Crime & Courts

Former Francis Marion student wins $1.6 million in hazing suit

A former Francis Marion University student who was hospitalized in 2011 following a night of fraternity hazing was awarded a $1.6 million verdict this week, his attorneys said Friday.

Daniel McElveen said in a 2013 civil suit filed against Maurice Robinson – an active Phi Beta Sigma member, FMU alum and Florence high school teacher – that he was brutally beaten with paddles to the point of suffering acute renal failure at Robinson’s home during the fraternity initiation’s “Hell Night.” McElveen was hospitalized for several days following the incident and dropped out of school.

The Florence County jury returned on Thursday night a verdict for $600,000 actual damages and $1,000,000 in punitive damages.

“Hazing is an injustice to all of us and I hope my case raises awareness about hazing and prevents others from being victimized,” McElveen said in a press release.

The lawsuit originally included Francis Marion University and the fraternity. Those parties agreed in December to separate settlements with McElveen.

On behalf of Francis Marion, the S.C. Insurance Reserve Fund agreed Dec. 19, 2013, to pay $15,000, the rough equivalent of a year’s tuition and room and board, to McElveen, according to Tucker Mitchell, the university’s public affairs director. McElveen is also to reenroll at Francis Marion no later than this fall to finish his education. Mitchell said he has “about a year’s worth of schooling remaining.”

Attorney Mullins McLeod, who represented McElveen, said he was able to present evidence that hazing is not a consensual act. The perpetrators of the hazing, not the person being hazed, have the “power and control over the victims,” according to a press release.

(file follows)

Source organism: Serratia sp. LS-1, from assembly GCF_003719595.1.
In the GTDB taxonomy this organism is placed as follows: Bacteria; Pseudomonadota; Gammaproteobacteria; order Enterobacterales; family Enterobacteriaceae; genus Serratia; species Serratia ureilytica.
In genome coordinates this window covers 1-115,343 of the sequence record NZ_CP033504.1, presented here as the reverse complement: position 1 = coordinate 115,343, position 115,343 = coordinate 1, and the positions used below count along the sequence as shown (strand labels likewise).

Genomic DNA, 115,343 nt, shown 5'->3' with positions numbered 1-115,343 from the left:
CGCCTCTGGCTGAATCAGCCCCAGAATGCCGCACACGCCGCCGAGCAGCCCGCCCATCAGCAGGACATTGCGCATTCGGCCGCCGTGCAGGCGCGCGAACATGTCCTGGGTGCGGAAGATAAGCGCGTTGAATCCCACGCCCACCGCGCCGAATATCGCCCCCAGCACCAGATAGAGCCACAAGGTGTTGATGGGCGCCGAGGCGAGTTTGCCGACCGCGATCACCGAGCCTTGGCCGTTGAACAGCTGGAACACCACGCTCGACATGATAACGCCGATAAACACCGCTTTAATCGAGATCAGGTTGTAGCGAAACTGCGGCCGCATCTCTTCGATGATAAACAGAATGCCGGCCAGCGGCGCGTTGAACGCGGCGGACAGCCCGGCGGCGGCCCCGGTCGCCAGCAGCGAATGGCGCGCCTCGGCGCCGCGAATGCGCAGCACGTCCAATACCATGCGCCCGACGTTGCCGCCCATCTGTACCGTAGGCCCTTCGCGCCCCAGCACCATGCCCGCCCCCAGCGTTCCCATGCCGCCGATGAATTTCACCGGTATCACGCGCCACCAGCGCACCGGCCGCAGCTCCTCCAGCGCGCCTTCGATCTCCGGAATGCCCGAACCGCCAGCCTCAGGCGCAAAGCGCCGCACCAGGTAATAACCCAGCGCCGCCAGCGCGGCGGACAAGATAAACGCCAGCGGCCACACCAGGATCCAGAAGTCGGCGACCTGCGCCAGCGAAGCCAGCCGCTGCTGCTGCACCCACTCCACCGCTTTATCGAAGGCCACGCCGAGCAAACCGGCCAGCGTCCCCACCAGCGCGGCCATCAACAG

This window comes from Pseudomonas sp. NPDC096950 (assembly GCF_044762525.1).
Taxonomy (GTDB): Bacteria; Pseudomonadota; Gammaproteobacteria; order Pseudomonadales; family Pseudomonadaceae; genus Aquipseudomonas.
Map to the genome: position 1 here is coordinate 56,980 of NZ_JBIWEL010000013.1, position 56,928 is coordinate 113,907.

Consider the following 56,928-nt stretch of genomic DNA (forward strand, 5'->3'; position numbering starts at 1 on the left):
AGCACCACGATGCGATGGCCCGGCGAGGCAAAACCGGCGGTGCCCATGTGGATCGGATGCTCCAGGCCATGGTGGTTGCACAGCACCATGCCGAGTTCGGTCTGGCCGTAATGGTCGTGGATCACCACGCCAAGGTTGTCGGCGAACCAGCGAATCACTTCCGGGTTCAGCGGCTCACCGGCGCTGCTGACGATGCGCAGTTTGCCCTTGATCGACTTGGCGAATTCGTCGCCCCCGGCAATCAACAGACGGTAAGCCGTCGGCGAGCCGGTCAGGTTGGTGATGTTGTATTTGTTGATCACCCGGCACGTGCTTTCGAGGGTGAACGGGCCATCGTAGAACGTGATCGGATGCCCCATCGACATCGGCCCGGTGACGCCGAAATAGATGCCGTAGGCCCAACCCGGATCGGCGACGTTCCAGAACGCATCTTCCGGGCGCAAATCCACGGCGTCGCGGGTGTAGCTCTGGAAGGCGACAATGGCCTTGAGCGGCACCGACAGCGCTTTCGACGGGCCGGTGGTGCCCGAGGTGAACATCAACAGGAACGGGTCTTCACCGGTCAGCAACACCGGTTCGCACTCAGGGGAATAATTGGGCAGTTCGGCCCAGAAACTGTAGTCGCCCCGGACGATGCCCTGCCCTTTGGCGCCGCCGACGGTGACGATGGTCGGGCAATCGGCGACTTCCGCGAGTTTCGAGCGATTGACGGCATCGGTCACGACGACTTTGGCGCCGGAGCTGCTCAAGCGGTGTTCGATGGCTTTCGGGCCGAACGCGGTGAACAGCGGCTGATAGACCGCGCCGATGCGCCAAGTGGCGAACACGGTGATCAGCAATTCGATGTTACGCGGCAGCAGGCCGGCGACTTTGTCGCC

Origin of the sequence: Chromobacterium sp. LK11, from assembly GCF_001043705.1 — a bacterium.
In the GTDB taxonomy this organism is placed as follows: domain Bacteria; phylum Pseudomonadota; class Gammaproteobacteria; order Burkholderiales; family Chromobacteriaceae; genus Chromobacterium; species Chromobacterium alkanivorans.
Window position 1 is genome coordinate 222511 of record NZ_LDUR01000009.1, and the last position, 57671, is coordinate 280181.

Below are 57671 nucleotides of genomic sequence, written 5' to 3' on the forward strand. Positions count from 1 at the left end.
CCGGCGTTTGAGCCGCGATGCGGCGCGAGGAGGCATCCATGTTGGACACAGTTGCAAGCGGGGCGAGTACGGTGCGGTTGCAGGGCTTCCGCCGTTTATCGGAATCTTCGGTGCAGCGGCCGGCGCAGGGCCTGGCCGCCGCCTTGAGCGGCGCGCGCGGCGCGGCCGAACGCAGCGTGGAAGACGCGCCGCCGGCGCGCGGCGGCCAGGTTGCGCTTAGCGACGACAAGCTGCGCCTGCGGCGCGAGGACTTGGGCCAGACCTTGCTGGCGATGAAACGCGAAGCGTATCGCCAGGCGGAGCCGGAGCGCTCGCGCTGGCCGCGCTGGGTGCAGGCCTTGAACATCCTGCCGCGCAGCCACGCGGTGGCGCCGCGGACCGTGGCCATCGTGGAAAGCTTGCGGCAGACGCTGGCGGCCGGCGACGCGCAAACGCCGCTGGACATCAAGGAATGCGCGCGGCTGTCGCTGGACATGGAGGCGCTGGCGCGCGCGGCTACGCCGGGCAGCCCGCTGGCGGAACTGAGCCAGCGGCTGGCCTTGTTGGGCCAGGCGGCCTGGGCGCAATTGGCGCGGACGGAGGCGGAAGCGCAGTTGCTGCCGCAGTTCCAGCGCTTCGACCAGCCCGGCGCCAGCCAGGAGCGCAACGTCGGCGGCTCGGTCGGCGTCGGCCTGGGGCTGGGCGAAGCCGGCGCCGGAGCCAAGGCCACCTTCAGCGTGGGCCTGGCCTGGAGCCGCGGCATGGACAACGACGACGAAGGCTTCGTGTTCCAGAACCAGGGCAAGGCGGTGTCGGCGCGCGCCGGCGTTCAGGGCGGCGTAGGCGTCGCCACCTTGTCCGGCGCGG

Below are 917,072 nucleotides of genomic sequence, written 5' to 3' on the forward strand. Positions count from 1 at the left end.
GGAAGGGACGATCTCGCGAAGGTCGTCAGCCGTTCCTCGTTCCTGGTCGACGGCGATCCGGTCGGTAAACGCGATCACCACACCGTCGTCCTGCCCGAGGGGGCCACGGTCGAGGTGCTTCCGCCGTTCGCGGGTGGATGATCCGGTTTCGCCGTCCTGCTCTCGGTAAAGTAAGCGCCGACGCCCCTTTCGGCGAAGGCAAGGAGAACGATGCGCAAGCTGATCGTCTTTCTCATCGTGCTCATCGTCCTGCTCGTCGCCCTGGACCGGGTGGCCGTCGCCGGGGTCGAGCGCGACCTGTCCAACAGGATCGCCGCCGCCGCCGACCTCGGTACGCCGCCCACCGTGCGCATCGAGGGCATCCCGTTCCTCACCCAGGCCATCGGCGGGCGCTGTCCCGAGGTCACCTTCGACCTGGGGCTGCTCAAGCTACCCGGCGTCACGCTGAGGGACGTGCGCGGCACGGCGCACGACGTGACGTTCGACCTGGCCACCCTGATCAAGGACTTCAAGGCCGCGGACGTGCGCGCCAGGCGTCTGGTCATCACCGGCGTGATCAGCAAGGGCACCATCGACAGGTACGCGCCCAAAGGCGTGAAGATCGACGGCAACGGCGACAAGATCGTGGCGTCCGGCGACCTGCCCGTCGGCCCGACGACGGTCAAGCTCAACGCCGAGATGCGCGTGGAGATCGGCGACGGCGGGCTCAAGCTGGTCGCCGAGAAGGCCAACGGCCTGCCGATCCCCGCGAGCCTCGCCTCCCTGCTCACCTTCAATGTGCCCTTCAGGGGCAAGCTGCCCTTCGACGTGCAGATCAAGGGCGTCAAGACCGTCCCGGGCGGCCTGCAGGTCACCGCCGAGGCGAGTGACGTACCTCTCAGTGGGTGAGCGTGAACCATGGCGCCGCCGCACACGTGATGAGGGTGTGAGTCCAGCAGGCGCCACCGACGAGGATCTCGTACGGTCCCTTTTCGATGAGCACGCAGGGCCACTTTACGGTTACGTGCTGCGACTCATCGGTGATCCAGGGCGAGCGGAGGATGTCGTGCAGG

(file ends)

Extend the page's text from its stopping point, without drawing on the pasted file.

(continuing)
“The jury rejected the idea that victims are to blame in hazing cases,” McLeod said in the release. “I hope their verdict makes college students think twice before they brutally, physically haze innocent students. Hazing and bullying has no place in our schools or universities.”

McElveen claimed in the suit that he was seriously and permanently injured Oct. 23, 2011, during the fraternity’s “Hell Night” initiation process for Phi Beta Sigma’s Francis Marion chapter. He was hospitalized for eight days at McLeod Regional Hospital. Nine men were arrested by the Florence County Sheriff’s Office.

The lawsuit claimed that the final night of initiation was the culmination of a pattern of hazing that included McElveen being forced to eat unidentified foods, being blindfolded and driven off campus, wearing the same dirty clothes each night and being deprived of sleep.